This raises the question of whether the characters and places he writes about here were previously considered as subjects for short stories or novels and discarded as too slight. The material is unexpectedly thin, and makes occasional lurches into the stilted language of amateur nature notes. 'Patches of sheep whiten the hilly sward,' Trevor observes in an essay on Gloucestershire, and a few lines later a stereotype American tourist cycles past, merrily calling out 'The real McCoy]'
American tourists figure several times, usually as avatars of the philistine. Mrs Carole Haye of Beloit, Wisconsin, sits in Florian's cafe in Venice and 'points a policeman out to her husband: he takes another photograph'. Trevor's own descriptive powers falter under the influence of Venice: 'In autumn, winter, summer or spring, in sun, rain or snow, no one can do justice to this city,' he admits, and is reduced to creating local colour through lists of pictures, hotels and restaurants.
The first half of the book meanders through Trevor's boyhood and adolescence, indulging the obsession with schoolfriends and mildly eccentric teachers common to men who have attended boarding school. 'The Warden's Wife' is a whimsical essay which concludes with Trevor's delighted discovery, in an obituary notice, that the desiccated headmaster's wife at an Irish public school called St Columba's was secretly a keen racegoer. This prompts a series of rhetorical questions - 'Would she have liked to be a racing-page seer, a Captain Crack or Your Old Reliable?' - which reduce the hidden life of a sad, unfulfilled woman to a silly joke.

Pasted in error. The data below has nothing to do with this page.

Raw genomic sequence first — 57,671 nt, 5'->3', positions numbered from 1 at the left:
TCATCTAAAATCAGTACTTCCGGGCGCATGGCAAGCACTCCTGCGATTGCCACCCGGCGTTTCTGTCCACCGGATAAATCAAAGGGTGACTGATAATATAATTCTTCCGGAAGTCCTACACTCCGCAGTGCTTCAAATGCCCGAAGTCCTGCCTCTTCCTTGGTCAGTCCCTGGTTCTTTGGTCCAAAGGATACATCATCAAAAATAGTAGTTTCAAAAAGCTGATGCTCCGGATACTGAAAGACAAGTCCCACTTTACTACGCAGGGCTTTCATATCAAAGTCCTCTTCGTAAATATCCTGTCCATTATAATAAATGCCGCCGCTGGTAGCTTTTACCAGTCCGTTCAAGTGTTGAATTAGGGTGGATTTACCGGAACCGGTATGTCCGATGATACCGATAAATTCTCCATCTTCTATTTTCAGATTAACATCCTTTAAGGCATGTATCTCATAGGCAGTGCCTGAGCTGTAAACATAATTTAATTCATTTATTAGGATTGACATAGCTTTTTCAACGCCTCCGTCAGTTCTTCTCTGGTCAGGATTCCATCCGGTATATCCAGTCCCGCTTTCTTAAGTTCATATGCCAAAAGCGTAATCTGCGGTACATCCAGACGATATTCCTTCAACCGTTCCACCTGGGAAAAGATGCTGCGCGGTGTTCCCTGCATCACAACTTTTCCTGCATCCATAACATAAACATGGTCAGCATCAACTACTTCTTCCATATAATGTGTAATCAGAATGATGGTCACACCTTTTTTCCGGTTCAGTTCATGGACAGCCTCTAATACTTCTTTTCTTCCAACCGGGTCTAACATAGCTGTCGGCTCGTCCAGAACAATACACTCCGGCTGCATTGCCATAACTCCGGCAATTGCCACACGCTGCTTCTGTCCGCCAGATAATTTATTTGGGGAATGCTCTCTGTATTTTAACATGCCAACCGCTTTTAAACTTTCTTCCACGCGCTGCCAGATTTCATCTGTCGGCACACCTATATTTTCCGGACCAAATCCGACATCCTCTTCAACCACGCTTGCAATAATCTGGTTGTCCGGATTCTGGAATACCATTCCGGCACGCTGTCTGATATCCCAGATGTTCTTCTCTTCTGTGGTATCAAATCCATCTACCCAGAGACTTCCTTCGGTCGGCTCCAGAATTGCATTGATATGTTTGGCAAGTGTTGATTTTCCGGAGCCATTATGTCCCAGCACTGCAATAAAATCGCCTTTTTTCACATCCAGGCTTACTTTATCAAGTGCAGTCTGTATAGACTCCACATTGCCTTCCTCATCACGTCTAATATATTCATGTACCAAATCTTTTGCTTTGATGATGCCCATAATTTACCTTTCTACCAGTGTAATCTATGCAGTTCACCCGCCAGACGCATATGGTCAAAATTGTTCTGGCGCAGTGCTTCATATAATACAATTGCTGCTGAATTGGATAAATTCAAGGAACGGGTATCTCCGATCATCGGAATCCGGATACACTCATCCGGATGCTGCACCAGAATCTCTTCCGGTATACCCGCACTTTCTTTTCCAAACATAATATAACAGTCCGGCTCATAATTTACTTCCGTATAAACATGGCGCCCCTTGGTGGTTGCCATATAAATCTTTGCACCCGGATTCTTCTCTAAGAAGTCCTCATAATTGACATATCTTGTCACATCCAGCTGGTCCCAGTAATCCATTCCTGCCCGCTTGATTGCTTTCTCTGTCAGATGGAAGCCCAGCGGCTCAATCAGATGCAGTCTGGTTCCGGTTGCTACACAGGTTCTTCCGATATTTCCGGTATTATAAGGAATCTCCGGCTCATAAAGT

There is, of course, no obvious reason why a gifted novelist and short-story writer should excel at non-fiction. But the surprise of this volume is that the sketches are so inconsequential; one senses a reluctance to stray into more complex emotional territory or to abandon the pose of regretful observer. This confirms the troubling impression conveyed by Trevor's recent fiction, Nights at the Alexandra and Reading Turgenev, that his writing is becoming steadily more two-
dimensional: the flights of imagination which fuelled early novels like The Love Department and Miss Gomez and the Brethren have given way to a surface beauty which appears to conceal not hidden depths but a blank canvas.
The sketches in Excursions in the Real World inhabit an emotional register too narrow to accommodate the lives of several of Trevor's subjects. The essay called 'Assia', in particular, is written in a glancing way which suggests that Trevor cannot bring himself to confront the memory of an appalling tragedy, the suicide of his friend Assia Weevill, who destroyed not just herself but her only child. Another dead woman, an advertising copy-writer, comes over as a lovable, amusing drunk when, reading between the lines, her life appears to have been a losing battle with desolation.
These essays were written over 20 years for publications as diverse as the Daily Telegraph, the Guardian and the New Yorker. They are as ephemeral as their origin suggests, and grouping them together has the effect of emphasising their slightness; it would have been kinder to let them lie gently gathering dust in the archives.Reuse content